Simple usage of GNU parallel

13 Jul 2019

GNU Parallel1 is a great tool if you want to reduce the running time of a command-line job. Last week, I had a job that took 30+ minutes to run sequentially, but finished in less than two minutes when I ran it with Parallel on a 40-core machine.

Unfortunately, GNU Parallel does not have a very intuitive interface and that’s a significant hurdle for people who want to use it. I’ve been frustrated in the past, and I’m sure many of you reading have too. In this post, I’ll show you how to use GNU Parallel to do two basic, but very useful tasks:

  1. Run one command on multiple inputs in parallel;
  2. Run multiple commands in parallel.


To help us in our examples, I have created a directory that contains the files we’ll work with. Their names and their contents is listed below. You can download this directory as a zip file.




du -h a.txt
sha1sum b.txt
tr a-z A-Z <c.txt


Running one command on multiple inputs

There are two ways to pass inputs to a command in GNU Parallel: via the command-line arguments or via a file (or stdin).

You tell GNU parallel to take its inputs from the command line with the ::: operator.

$ parallel 'sha1sum {}' ::: *.txt
d8bcd7a949a2fb7a3e1740e4c61e52f46b781aea  a.txt
3db0058f7068968d90679ceb2184441c729782b9  b.txt
a9db4a2565b96696b594965ef52a98ebadfcc2b8  c.txt

$ parallel 'sha1sum {}' ::: a.txt cmdlist
d8bcd7a949a2fb7a3e1740e4c61e52f46b781aea  a.txt
814ca442838f9aa6ec2c01f5ed90de4620cfa990  cmdlist

In this example, the command we want to run is sha1sum and the {} is a placeholder that is be replaced by an input when invoking the command.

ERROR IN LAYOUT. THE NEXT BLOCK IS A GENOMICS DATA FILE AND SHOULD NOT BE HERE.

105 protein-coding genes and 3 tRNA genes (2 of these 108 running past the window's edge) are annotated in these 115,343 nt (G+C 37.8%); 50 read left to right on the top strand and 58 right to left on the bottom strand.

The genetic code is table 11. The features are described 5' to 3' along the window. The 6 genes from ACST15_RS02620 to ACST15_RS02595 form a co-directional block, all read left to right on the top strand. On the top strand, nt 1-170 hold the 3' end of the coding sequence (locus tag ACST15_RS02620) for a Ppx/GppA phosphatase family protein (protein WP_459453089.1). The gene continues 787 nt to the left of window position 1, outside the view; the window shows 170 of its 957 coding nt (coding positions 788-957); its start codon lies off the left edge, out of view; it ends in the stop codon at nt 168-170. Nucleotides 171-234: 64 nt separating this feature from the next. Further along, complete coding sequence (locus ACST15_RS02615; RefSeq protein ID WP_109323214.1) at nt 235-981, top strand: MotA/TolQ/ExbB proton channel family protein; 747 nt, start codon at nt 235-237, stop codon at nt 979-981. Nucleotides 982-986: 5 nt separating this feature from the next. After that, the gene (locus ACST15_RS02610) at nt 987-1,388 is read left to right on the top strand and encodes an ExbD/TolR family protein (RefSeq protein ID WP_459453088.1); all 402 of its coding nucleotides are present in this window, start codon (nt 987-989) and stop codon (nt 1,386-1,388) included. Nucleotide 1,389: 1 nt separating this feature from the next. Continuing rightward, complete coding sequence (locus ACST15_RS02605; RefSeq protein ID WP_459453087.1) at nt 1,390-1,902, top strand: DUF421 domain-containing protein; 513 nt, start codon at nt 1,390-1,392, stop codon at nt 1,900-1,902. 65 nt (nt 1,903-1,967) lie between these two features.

(Note: Readers already familiar with GNU Parallel will see that I am being overly explicit in these examples. In the example above, I didn’t need to quote the command; in this particular case, I didn’t even need to use a placeholder. But to be as clear as possible, I will avoid the shortcuts in this post.)

You tell GNU Parallel to take its inputs from a file with the :::: operator. If the filename is -, GNU Parallel reads from stdin.

$ parallel 'sha1sum {}' :::: filelist
d8bcd7a949a2fb7a3e1740e4c61e52f46b781aea  a.txt
3db0058f7068968d90679ceb2184441c729782b9  b.txt
a9db4a2565b96696b594965ef52a98ebadfcc2b8  c.txt

$ grep [ac] filelist | parallel 'tr a-z A-Z <{}' :::: -

I think you’ll find this to be the most useful form of GNU Parallel. You can build a Unix pipeline using familiar tools—sed, awk, grep—to construct a list of inputs and then pipe them to parallel.

Running multiple commands in parallel

To run multiple commands in parallel, use the placeholder as the command name. Like in the previous section, you obtain the command name from the command-line arguments with the ::: operator and from a file or stdin with the :::: operator.

$ parallel '{}' ::: 'du -h a.txt' 'rot13 <b.txt'
4.0K        a.txt

$ parallel '{} a.txt' ::: sha1sum 'du -h' 'xxd'
d8bcd7a949a2fb7a3e1740e4c61e52f46b781aea  a.txt
4.0K        a.txt
00000000: 4176 6f63 6164 6f0a                      Avocado.

$ parallel '{}' :::: cmdlist
4.0K	a.txt
3db0058f7068968d90679ceb2184441c729782b9  b.txt

$ grep [ac].txt$ cmdlist | parallel '{}' :::: -
4.0K	a.txt


This was a super simple introduction to GNU Parallel; there are a lot of features that we didn’t cover:

But now that you have a more firm grasp of the basic concepts, you can work your way up to this advanced functionality.

Thank you to Simon Symeonidis for proof-reading this article.

1 O. Tange (2011): GNU Parallel - The Command-Line Power Tool, ;login: The USENIX Magazine, February 2011:42-47.